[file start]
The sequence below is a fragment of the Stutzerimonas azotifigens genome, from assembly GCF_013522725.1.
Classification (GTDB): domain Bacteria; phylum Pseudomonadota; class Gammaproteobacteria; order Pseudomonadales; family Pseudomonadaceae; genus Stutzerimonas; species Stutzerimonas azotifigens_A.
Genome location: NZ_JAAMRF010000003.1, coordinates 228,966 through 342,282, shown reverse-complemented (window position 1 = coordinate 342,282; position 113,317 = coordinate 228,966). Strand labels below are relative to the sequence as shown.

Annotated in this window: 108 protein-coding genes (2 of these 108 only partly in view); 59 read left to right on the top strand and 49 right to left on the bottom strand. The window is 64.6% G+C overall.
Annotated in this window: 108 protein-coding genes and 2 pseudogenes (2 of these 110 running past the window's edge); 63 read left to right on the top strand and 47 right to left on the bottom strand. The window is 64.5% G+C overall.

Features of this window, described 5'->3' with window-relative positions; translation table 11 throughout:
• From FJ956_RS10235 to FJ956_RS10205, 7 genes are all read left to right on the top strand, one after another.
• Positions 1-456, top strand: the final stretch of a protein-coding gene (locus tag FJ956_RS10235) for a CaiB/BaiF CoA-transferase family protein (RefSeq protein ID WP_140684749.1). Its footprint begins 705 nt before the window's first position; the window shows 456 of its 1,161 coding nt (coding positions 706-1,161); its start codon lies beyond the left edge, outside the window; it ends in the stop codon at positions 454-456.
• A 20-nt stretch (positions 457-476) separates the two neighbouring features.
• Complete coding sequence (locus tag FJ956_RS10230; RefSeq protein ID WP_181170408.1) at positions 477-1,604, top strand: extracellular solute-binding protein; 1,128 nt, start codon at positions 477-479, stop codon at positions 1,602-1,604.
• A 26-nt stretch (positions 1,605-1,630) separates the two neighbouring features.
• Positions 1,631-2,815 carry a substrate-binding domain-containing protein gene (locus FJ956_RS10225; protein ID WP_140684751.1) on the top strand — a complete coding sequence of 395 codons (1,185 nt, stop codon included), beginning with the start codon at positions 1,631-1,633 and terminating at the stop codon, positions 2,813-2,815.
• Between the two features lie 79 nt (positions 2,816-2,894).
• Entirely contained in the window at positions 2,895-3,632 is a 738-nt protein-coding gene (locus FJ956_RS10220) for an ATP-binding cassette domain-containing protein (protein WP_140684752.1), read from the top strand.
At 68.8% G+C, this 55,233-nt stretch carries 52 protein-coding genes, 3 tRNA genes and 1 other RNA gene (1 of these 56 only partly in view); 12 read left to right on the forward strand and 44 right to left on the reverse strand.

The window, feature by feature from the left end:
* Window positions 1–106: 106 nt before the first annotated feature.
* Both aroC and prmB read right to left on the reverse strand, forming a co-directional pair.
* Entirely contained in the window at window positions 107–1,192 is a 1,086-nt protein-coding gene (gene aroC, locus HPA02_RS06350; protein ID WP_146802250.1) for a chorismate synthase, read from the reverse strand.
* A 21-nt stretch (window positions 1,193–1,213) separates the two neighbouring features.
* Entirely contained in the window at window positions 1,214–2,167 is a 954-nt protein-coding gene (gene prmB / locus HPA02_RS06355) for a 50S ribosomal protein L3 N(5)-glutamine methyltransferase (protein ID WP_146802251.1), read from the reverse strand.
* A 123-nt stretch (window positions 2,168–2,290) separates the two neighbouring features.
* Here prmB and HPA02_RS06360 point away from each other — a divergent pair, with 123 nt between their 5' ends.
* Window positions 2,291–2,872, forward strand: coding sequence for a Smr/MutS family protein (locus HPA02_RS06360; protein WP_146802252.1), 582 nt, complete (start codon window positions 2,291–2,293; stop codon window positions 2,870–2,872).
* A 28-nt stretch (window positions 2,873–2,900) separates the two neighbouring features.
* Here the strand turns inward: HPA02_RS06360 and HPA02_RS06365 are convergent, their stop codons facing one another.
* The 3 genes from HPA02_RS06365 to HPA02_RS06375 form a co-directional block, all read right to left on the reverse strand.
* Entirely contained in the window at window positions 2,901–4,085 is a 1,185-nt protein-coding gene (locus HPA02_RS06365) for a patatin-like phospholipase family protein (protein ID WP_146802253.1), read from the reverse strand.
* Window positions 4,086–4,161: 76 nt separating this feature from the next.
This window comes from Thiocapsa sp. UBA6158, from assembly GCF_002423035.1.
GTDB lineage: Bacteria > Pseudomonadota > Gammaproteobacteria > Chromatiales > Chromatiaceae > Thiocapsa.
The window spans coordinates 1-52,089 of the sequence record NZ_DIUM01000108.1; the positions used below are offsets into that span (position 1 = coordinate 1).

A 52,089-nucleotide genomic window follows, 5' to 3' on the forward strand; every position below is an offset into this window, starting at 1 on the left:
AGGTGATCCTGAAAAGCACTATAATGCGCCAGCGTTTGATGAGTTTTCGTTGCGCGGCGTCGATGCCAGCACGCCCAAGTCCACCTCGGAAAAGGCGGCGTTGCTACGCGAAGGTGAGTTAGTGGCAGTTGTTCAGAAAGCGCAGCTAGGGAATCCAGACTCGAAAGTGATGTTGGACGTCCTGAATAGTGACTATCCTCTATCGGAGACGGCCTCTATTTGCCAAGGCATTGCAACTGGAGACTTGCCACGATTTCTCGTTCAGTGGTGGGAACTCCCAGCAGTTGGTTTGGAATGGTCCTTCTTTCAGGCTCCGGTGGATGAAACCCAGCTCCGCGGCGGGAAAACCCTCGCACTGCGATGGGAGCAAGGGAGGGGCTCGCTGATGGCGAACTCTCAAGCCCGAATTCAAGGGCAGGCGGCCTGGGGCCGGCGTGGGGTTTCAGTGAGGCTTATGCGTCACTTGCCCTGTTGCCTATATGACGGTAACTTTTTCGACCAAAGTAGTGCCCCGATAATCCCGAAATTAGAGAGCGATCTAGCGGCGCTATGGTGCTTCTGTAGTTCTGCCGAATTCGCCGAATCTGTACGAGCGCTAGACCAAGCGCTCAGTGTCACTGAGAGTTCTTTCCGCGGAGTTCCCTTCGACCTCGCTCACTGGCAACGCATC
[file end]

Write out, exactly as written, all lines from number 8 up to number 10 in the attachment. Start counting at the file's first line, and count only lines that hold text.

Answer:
• Positions 1-456, top strand: the final stretch of a protein-coding gene (locus tag FJ956_RS10235) for a CaiB/BaiF CoA-transferase family protein (RefSeq protein ID WP_140684749.1). Its footprint begins 705 nt before the window's first position; the window shows 456 of its 1,161 coding nt (coding positions 706-1,161); its start codon lies beyond the left edge, outside the window; it ends in the stop codon at positions 454-456.
• A 20-nt stretch (positions 457-476) separates the two neighbouring features.
• Complete coding sequence (locus tag FJ956_RS10230; RefSeq protein ID WP_181170408.1) at positions 477-1,604, top strand: extracellular solute-binding protein; 1,128 nt, start codon at positions 477-479, stop codon at positions 1,602-1,604.